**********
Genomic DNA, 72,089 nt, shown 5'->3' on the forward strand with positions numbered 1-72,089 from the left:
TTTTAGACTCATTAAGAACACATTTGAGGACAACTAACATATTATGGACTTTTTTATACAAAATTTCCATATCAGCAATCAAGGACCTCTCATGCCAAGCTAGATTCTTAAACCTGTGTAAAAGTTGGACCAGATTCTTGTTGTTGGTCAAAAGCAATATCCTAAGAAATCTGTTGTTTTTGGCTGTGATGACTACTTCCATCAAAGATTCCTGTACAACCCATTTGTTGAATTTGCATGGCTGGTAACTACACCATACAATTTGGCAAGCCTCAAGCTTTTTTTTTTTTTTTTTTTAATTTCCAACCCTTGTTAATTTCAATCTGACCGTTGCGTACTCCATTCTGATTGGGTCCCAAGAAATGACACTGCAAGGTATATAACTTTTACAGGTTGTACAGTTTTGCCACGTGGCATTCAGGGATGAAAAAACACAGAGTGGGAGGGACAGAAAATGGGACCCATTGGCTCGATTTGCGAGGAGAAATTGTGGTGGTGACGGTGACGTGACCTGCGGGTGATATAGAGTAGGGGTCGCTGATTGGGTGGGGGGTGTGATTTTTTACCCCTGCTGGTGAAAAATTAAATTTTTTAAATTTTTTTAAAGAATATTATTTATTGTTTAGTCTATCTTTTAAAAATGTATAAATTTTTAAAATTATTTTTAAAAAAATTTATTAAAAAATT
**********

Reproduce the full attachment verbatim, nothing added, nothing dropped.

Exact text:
Genomic DNA, 72,089 nt, shown 5'->3' on the forward strand with positions numbered 1-72,089 from the left:
TTTTAGACTCATTAAGAACACATTTGAGGACAACTAACATATTATGGACTTTTTTATACAAAATTTCCATATCAGCAATCAAGGACCTCTCATGCCAAGCTAGATTCTTAAACCTGTGTAAAAGTTGGACCAGATTCTTGTTGTTGGTCAAAAGCAATATCCTAAGAAATCTGTTGTTTTTGGCTGTGATGACTACTTCCATCAAAGATTCCTGTACAACCCATTTGTTGAATTTGCATGGCTGGTAACTACACCATACAATTTGGCAAGCCTCAAGCTTTTTTTTTTTTTTTTTTTAATTTCCAACCCTTGTTAATTTCAATCTGACCGTTGCGTACTCCATTCTGATTGGGTCCCAAGAAATGACACTGCAAGGTATATAACTTTTACAGGTTGTACAGTTTTGCCACGTGGCATTCAGGGATGAAAAAACACAGAGTGGGAGGGACAGAAAATGGGACCCATTGGCTCGATTTGCGAGGAGAAATTGTGGTGGTGACGGTGACGTGACCTGCGGGTGATATAGAGTAGGGGTCGCTGATTGGGTGGGGGGTGTGATTTTTTACCCCTGCTGGTGAAAAATTAAATTTTTTAAATTTTTTTAAAGAATATTATTTATTGTTTAGTCTATCTTTTAAAAATGTATAAATTTTTAAAATTATTTTTAAAAAAATTTATTAAAAAATT